In business, the 80/20 rule states that 80% of your business will come from 20% of your customers. In an economy where roughly 2/3rds of the growth is driven by consumption, a growing “wealth gap” presents a major headwind.
As shown in the chart below, while asset prices were inflated by continued interventions of monetary policy, it only benefited the small portion of the population with assets invested in the market. Cheap debt, excess liquidity, and a buyback spree led to soaring Wall Street and corporate profits, surging executive compensation, and rising incomes for those in the top 1%. Unfortunately, the other 99%, known as “Main Street,” did not receive many benefits.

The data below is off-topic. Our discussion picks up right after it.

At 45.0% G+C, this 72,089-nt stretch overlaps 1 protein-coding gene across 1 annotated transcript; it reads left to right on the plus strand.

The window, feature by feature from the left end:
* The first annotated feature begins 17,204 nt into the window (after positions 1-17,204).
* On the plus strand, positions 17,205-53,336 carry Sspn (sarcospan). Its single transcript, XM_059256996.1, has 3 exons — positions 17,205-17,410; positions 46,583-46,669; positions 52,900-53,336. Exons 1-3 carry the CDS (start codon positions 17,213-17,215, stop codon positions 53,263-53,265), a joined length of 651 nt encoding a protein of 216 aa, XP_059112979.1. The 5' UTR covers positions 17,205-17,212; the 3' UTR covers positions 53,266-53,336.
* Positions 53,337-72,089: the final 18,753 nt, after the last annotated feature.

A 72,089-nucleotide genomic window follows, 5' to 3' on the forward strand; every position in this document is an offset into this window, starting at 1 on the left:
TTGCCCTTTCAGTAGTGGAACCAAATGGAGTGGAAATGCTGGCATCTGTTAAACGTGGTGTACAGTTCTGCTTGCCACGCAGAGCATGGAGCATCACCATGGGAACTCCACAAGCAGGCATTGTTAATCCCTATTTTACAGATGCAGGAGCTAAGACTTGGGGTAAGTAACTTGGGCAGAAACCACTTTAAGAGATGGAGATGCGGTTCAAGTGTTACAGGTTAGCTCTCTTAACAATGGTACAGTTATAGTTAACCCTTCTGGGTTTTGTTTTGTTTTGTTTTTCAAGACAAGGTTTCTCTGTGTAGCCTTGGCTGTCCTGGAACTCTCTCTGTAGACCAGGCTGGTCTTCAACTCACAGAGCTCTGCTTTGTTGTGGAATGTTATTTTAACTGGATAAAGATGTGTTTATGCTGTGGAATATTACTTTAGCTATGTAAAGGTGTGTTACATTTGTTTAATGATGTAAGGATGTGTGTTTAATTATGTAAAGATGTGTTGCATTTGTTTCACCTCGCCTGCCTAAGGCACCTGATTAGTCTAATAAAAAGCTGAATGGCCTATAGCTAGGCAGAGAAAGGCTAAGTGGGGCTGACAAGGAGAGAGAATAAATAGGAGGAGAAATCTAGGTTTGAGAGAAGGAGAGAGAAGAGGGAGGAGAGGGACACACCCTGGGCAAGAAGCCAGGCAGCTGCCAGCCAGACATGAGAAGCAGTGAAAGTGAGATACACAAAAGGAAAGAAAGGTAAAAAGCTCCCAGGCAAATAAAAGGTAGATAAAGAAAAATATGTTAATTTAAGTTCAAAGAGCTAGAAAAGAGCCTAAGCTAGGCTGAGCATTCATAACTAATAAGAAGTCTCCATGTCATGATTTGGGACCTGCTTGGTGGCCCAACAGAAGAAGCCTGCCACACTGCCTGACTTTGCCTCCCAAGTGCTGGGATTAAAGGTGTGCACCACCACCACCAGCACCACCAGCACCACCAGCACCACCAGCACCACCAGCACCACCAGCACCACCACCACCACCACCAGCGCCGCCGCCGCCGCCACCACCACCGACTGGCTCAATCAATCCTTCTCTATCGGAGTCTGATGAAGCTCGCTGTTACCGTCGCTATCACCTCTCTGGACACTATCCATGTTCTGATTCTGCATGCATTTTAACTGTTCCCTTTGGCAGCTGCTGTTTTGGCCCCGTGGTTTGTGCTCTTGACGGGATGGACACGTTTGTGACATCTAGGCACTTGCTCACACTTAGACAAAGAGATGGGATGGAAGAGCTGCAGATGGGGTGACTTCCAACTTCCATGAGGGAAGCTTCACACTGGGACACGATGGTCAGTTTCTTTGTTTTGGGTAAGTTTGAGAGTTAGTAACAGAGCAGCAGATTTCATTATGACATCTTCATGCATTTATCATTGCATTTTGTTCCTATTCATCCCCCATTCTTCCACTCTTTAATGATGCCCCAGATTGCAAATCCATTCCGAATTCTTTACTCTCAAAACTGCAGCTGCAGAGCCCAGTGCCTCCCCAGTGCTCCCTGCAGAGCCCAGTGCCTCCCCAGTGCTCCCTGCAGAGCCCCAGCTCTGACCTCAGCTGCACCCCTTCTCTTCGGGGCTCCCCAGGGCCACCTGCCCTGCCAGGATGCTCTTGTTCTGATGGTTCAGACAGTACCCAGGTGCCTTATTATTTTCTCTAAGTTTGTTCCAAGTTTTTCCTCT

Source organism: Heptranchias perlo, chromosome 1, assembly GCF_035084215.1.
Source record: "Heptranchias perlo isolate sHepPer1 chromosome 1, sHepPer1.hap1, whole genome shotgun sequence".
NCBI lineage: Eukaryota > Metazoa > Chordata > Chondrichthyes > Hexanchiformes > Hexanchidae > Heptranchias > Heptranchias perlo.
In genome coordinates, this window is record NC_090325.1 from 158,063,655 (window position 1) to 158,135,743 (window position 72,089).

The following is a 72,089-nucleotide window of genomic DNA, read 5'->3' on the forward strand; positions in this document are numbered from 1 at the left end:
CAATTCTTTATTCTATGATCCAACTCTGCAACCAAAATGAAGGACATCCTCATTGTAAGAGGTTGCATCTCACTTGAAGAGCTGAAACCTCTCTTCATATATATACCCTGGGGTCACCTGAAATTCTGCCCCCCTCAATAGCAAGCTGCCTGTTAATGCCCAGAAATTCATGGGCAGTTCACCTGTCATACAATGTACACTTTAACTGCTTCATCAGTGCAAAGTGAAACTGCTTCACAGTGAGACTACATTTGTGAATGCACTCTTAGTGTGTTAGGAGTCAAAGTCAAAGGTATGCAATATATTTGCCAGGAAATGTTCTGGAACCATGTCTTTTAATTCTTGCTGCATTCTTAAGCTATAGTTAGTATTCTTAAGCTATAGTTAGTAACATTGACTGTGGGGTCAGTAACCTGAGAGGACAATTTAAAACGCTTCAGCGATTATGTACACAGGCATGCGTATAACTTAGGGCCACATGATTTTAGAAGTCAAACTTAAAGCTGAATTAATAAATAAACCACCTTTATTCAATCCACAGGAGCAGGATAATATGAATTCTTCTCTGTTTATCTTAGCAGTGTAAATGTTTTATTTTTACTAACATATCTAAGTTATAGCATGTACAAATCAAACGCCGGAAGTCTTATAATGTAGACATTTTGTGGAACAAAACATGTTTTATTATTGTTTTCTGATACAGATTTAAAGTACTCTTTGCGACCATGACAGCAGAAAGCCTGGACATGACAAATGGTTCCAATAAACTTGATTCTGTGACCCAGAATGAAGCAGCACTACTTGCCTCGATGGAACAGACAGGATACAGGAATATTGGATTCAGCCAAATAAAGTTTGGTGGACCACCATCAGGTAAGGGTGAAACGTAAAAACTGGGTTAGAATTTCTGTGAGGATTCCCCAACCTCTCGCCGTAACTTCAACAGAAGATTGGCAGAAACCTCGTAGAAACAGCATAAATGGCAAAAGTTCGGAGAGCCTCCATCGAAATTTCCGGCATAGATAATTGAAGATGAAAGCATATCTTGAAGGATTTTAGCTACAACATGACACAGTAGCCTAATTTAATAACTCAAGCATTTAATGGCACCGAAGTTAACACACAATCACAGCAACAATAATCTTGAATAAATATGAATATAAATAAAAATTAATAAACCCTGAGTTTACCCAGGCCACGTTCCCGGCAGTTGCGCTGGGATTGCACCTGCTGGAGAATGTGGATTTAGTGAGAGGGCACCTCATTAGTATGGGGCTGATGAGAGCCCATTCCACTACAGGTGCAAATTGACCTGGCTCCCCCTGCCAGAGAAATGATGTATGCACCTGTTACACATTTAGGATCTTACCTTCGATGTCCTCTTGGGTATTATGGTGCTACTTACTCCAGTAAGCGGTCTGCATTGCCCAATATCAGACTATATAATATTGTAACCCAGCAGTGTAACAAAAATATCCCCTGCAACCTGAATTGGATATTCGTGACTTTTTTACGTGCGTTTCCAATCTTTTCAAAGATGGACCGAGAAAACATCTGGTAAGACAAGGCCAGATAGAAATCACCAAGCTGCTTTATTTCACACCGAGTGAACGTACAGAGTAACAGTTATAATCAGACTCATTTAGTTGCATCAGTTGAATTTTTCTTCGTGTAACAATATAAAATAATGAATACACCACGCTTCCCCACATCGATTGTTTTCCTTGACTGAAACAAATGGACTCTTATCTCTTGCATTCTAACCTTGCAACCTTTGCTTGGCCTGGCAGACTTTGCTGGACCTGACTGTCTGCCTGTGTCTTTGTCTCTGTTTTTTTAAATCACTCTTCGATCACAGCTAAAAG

This divide is seen in various data, and survey statistics, such as the recent survey from the National Institute On Retirement Security which showed the distribution of assets by household where the top 25% of baby boomers owned 91% of the total.
These statistics show the warning we gave previously has now come to fruition:
“While the mainstream financial press continues to extol the virtues of investing in the financial markets for the ‘long-term’, the assumptions are based on historical data that is not likely to repeat itself in the future.
While we can argue about market returns, compounding rates, etc., for any of that to matter, we must assume Americans have money, or savings, to invest.
As part of its 2019 Savings Survey, First National Bank of Omaha examined Americans’ habits, behaviors, and priorities when it comes to saving, monthly spending, and retirement planning. The findings showed that nearly 80% of Americans live paycheck to paycheck.
The Planning & Progress Study gathered data in an online survey from over 2000 Americans over the age of 18. In that survey, they found: